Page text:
Municipalities explore fire, paramedic ties
Joe Pozzo, senior manager with the International City/County Management Association, presents a study on shared fire and paramedic services to officials in Highland Park, Highwood, Lake Forest and Lake Bluff on Dec. 11. | Brian O'Mahoney~for Sun-Times Med
Updated: December 19, 2012 1:42PM
The neighboring towns of Highland Park, Lake Forest, Highwood and Lake Bluff pretty much function as one entity when firefighters and paramedics respond to calls requiring resources from multiple departments.
The municipalities are now taking a look at whether the coordination that results from automatic and mutual aid agreements should be taken a step further. Last week, officials agreed to continue a dialogue on sharing fire and paramedic services after hearing the findings of a two-year study by a group of Washington, D.C.-based consultants.
Consultants from ICMA, the International City/County Management Association, concluded the towns already have achieved a “functional consolidation” because of their automatic and mutual aid agreements.
“All agencies ... respond across jurisdictional boundaries on a regular basis. However, we note that ‘closest-unit response’ is not practiced as efficiently as possible,” they said. The consultants recommended that aid agreements be strengthened with protocols for closest-unit response and that mobile data terminals with vehicle-locator technology be installed in all response vehicles for efficiency in deploying the closest unit.
Moreover, the consultants recommended that fire and emergency communications for the four communities be consolidated at either the Highland Park or Lake Forest communications centers.
The study recommended that an inter-agency task force be convened to further study a consolidation of fire and paramedic services. Options for sharing include an operational consolidation, in which the departments remain legally separate entities but the operations and administration function as one unit.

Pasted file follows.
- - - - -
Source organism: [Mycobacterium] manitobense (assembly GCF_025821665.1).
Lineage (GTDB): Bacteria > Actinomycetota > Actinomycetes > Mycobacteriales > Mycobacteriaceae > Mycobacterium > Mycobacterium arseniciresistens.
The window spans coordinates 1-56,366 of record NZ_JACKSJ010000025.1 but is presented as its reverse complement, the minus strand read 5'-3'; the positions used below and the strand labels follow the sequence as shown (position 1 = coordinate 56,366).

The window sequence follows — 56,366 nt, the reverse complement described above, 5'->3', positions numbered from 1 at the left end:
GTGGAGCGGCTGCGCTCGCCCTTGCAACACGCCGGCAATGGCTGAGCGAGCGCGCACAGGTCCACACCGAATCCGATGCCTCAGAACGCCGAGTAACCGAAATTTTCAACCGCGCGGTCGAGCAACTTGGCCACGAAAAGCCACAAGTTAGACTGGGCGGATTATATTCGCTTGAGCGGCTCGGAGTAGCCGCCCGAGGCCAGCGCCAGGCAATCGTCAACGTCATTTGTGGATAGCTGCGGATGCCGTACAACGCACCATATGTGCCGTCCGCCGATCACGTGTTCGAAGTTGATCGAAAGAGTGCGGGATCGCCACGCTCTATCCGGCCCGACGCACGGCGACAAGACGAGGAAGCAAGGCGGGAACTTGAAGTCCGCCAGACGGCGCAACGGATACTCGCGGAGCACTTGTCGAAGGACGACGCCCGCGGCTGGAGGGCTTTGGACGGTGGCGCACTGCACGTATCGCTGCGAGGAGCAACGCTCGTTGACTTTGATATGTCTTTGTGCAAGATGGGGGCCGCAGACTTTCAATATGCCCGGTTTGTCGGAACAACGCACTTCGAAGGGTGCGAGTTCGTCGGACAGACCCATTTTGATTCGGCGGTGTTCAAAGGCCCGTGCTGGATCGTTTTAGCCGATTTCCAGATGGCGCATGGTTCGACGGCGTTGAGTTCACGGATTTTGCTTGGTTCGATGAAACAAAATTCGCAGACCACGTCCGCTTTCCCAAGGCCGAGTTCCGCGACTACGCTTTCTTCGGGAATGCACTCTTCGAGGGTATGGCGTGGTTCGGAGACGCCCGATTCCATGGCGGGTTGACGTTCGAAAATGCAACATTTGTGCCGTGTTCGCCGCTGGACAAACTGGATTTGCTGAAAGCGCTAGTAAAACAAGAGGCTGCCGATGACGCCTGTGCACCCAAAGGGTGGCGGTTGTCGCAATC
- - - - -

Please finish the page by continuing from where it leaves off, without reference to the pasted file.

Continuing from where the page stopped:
Under another option, a full consolidation, the four departments would merge and the jurisdictional boundaries of the four communities would become invisible for fire and paramedic services.
Should the municipalities pursue further consolidation, the merger should not lead to fire station closings, because those are well situated to respond to the calls in the four communities, the consultants said.
Any streamlining most likely would occur at the administrative level, where redundancies could be eliminated, consultant Joe Pozzo, research director of ICMA, told public officials last week at the joint meeting at the Highland Park Country Club.
Leaders in the towns say the financial pressures on municipal budgets require they take a fresh look at how services are delivered with an eye on achieving greater efficiencies.
The number of fire and paramedic calls varies dramatically across the four communities. A study of calls showed that Highland Park fielded 4,263 calls compared to 3,149 in Lake Forest, 1,002 in Highwood and 381 in Lake Bluff. Both Highland Park and Lake Forest have departments that are fully accredited through the Center for Public Safety Excellence of the Commission on Fire Accreditation International. Lake Bluff is served by a 54-member volunteer department.